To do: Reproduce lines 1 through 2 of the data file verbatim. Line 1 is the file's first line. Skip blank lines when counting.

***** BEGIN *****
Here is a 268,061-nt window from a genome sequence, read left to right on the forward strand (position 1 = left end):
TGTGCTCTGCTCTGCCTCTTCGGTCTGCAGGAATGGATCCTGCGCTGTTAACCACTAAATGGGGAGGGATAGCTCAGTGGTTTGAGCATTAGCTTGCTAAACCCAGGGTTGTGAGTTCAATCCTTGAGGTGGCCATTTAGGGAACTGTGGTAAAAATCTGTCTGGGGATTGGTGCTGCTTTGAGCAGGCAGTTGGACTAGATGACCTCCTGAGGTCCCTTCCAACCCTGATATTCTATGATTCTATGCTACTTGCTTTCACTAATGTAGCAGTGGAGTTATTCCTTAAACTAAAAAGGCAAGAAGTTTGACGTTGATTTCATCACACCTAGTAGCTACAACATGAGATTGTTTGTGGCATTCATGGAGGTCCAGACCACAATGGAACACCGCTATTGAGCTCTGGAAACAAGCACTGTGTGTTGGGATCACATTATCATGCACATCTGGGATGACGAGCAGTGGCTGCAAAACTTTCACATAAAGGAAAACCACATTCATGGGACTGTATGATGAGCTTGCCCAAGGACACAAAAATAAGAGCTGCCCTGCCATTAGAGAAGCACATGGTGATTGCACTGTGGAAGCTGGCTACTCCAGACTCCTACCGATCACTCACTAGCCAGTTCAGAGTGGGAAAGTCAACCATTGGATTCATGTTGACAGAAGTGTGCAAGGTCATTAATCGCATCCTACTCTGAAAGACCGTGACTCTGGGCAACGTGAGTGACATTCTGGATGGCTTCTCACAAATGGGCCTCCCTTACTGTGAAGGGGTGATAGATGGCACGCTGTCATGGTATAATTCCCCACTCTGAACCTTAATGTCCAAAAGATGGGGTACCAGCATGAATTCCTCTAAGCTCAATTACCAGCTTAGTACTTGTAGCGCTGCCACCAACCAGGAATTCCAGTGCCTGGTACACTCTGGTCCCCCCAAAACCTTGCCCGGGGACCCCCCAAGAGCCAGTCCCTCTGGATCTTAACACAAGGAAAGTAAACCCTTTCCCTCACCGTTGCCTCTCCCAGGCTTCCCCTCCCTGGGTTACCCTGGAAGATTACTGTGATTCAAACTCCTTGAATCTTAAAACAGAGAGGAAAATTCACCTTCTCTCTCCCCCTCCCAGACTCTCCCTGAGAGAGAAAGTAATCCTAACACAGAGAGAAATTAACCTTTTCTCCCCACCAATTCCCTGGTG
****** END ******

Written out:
Here is a 268,061-nt window from a genome sequence, read left to right on the forward strand (position 1 = left end):
TGTGCTCTGCTCTGCCTCTTCGGTCTGCAGGAATGGATCCTGCGCTGTTAACCACTAAATGGGGAGGGATAGCTCAGTGGTTTGAGCATTAGCTTGCTAAACCCAGGGTTGTGAGTTCAATCCTTGAGGTGGCCATTTAGGGAACTGTGGTAAAAATCTGTCTGGGGATTGGTGCTGCTTTGAGCAGGCAGTTGGACTAGATGACCTCCTGAGGTCCCTTCCAACCCTGATATTCTATGATTCTATGCTACTTGCTTTCACTAATGTAGCAGTGGAGTTATTCCTTAAACTAAAAAGGCAAGAAGTTTGACGTTGATTTCATCACACCTAGTAGCTACAACATGAGATTGTTTGTGGCATTCATGGAGGTCCAGACCACAATGGAACACCGCTATTGAGCTCTGGAAACAAGCACTGTGTGTTGGGATCACATTATCATGCACATCTGGGATGACGAGCAGTGGCTGCAAAACTTTCACATAAAGGAAAACCACATTCATGGGACTGTATGATGAGCTTGCCCAAGGACACAAAAATAAGAGCTGCCCTGCCATTAGAGAAGCACATGGTGATTGCACTGTGGAAGCTGGCTACTCCAGACTCCTACCGATCACTCACTAGCCAGTTCAGAGTGGGAAAGTCAACCATTGGATTCATGTTGACAGAAGTGTGCAAGGTCATTAATCGCATCCTACTCTGAAAGACCGTGACTCTGGGCAACGTGAGTGACATTCTGGATGGCTTCTCACAAATGGGCCTCCCTTACTGTGAAGGGGTGATAGATGGCACGCTGTCATGGTATAATTCCCCACTCTGAACCTTAATGTCCAAAAGATGGGGTACCAGCATGAATTCCTCTAAGCTCAATTACCAGCTTAGTACTTGTAGCGCTGCCACCAACCAGGAATTCCAGTGCCTGGTACACTCTGGTCCCCCCAAAACCTTGCCCGGGGACCCCCCAAGAGCCAGTCCCTCTGGATCTTAACACAAGGAAAGTAAACCCTTTCCCTCACCGTTGCCTCTCCCAGGCTTCCCCTCCCTGGGTTACCCTGGAAGATTACTGTGATTCAAACTCCTTGAATCTTAAAACAGAGAGGAAAATTCACCTTCTCTCTCCCCCTCCCAGACTCTCCCTGAGAGAGAAAGTAATCCTAACACAGAGAGAAATTAACCTTTTCTCCCCACCAATTCCCTGGTG